German, European Defense Woes Undermine Berlin Airshow
The organizers of this week’s ILA Berlin airshow claimed 1,200 exhibitors from 40 countries, and were expecting 200,000 visitors, including public spectators on the last three days. The show had plenty to offer in the fields of civil aerospace, space and environmental solutions. However, defense exhibitors and attendees at ILA Berlin are mostly focused on German requirements. The problem is, the Germans are not buying anything.
Last February, new German defense minister Dr Ursula von der Leyen fired two senior officials in her ministry over the mismanagement of various procurements, including most notably last year’s Euro Hawk fiasco. She called for an independent review, but this is not expected to report until the fall. In the meantime, only minor buys are being approved, and the renegotiated contracts to reduce buys of NH-90 and Tiger helicopters cannot be signed off. In any case, there is no indication from the re-elected “grand coalition” federal government that it intends to devote a larger proportion of GDP to defense. At 1.8 percent, Germany is well below the spend recommended by NATO. It remains to be seen whether the crisis in Ukraine prompts a rethink, not only in Germany, but throughout European NATO countries.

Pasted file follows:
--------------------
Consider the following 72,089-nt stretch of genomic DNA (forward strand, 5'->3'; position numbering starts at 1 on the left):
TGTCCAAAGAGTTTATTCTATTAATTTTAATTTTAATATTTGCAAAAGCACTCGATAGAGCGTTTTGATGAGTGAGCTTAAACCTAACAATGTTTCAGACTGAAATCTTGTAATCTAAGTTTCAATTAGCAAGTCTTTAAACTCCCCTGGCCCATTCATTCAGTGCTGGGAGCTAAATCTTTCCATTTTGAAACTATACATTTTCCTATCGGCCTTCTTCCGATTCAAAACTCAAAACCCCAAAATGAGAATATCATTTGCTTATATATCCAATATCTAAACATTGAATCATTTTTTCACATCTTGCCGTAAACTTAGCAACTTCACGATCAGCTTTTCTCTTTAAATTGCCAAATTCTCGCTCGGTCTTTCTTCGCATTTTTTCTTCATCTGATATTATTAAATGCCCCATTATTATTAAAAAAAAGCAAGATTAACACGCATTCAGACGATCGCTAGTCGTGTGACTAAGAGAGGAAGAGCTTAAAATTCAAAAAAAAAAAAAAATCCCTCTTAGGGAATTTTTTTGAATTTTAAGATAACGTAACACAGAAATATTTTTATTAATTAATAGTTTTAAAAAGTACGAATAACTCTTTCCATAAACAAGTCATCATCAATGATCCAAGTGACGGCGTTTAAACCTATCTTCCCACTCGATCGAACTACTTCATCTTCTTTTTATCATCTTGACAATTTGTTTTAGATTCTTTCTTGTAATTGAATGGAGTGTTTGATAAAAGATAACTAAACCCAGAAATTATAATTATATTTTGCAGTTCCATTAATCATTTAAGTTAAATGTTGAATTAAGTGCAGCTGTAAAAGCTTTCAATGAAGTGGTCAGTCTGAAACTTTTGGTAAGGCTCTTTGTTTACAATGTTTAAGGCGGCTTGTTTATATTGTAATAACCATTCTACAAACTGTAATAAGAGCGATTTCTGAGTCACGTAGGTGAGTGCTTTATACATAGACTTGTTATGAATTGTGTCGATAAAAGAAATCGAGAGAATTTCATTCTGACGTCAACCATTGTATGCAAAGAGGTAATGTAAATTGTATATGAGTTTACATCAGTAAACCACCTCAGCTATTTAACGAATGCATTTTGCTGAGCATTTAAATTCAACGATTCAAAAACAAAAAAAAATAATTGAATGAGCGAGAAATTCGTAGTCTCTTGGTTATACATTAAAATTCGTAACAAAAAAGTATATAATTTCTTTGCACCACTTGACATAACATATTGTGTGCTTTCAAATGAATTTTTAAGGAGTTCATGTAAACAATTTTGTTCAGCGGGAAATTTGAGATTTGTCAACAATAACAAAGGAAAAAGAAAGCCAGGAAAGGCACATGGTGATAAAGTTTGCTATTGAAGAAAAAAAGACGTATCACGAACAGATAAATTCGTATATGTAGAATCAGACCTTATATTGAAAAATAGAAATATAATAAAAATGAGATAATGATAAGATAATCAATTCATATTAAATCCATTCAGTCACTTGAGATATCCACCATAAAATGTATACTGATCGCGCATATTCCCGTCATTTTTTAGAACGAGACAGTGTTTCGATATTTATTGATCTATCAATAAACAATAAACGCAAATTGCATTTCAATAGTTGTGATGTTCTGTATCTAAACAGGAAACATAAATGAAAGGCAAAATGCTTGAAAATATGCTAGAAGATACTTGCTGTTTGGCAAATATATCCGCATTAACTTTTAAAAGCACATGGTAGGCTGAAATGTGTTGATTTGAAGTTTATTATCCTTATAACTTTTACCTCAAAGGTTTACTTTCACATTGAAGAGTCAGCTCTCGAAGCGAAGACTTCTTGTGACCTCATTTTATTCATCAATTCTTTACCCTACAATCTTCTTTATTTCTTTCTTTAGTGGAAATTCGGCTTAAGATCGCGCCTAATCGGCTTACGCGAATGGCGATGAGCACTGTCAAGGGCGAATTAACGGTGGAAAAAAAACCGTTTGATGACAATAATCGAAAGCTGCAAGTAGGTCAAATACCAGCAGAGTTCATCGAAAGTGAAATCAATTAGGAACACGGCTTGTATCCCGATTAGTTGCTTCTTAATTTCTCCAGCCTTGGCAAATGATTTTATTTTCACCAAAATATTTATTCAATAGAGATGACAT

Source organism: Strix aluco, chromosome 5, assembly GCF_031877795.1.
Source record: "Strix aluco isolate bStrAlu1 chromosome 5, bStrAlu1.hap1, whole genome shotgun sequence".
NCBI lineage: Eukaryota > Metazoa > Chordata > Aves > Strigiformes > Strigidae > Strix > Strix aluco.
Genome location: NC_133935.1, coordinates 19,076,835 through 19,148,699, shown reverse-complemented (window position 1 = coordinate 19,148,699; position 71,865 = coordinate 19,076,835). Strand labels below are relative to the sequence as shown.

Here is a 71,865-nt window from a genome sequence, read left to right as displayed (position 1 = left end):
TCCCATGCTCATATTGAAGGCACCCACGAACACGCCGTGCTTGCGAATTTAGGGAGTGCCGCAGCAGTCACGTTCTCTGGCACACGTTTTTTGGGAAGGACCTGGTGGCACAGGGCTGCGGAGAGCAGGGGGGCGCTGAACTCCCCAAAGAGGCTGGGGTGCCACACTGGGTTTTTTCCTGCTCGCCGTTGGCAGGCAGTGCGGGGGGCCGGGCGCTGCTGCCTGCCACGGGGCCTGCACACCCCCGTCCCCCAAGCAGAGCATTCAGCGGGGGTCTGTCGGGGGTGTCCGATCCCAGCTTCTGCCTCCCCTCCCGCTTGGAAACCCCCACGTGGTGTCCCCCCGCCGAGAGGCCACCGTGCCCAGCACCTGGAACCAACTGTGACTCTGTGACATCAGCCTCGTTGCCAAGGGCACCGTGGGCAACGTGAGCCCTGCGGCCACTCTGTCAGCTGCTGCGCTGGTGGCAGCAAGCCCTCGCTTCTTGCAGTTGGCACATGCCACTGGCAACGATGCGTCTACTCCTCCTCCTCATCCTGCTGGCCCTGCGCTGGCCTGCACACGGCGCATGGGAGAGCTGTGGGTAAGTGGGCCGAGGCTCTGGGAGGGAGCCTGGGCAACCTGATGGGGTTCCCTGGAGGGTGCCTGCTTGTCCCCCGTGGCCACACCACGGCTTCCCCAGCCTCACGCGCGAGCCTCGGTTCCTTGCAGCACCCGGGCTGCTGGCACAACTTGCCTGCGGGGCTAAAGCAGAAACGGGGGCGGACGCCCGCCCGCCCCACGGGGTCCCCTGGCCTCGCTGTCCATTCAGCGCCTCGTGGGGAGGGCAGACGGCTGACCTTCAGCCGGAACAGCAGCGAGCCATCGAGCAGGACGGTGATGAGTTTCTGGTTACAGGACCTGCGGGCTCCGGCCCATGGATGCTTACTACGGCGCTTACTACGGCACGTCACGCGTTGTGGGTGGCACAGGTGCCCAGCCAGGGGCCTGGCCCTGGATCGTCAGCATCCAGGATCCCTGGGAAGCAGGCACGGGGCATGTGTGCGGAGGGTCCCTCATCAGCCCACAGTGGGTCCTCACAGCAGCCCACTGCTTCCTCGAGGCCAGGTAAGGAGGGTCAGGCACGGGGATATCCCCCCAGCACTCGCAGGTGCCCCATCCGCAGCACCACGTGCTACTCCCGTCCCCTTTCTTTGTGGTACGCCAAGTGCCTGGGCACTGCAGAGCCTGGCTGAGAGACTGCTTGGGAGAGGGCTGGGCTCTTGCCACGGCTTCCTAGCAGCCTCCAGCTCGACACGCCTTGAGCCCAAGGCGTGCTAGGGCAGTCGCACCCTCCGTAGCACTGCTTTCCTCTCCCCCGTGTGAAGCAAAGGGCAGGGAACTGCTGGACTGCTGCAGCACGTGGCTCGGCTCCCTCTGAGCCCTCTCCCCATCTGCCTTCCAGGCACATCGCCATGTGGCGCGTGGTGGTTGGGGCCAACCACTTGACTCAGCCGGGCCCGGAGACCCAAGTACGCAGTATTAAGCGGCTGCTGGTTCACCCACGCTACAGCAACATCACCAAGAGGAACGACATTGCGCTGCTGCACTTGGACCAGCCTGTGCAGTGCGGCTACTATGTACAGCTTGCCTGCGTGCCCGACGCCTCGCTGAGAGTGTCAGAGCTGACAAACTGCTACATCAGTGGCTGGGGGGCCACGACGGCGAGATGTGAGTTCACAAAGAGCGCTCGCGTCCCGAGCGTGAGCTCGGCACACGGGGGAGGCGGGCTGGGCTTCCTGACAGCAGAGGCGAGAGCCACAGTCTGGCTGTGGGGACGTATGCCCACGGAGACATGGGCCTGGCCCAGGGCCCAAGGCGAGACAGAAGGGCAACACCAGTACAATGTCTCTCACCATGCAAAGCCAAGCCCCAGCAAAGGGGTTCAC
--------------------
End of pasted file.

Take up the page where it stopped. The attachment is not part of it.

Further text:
During a recent speech in Washington, Airbus Group CEO Tom Enders bemoaned the state of the European defense industry. It is beset by “too many national interests, too much overlap, and certainly too much waste,” he commented. Enders acknowledged some progress in joint programs, but the situation compares badly with commercial airspace in Europe, he said. On the eve of the Berlin show, Airbus Defence and Space (Airbus D&S), along with Alenia and Dassault Aviation, made a new joint statement on the prospects for a pan-European medium-altitude, long-endurance (MALE) UAV program.
Ironically, one country that is half-in and half-out of Europe—in NATO but not the European Union—is investing heavily in its defense industry. Turkey’s ambitions were on full display at ILA Berlin. Turkish Aerospace Industries (TAI), Havelsan, Roketsan, Tubitak and many other Turkish companies took up a large portion of Hall 6. TAI brought the T129 attack helicopter and Anka MALE UAV for static display, and the Turkish air force flew a smart F-16 solo display.
Underlining Enders’ comments, Airbus D&S predicted during a media briefing that Asia-Pacific will be its largest customer in the years to come. The division’s current 60-40 ratio in favor of European business will reverse, predicted marketing head Christian Scherer. The division announced a deal with BAE Systems to market its space and communications/security capabilities to regions where BAE is strongest, such as North America and the Middle East. Airbus D & S also briefed on progress with its innovative “Passive Radar” product, which is now being studied by the UK Civil Aviation Authority (CAA). Airbus Helicopters and NH Industries briefed on progress with the oft-criticized NH-90 pan-European helicopter program.
Diehl Defence had a large display that included the guided light intelligent armament (German acronym GILA) being proposed for Germany’s Tiger helicopters. The company signed a partnership agreement with Elbit Systems, to provide the Israeli J-Music electronic warfare protection system for Germany’s forthcoming A400M airlifter fleet.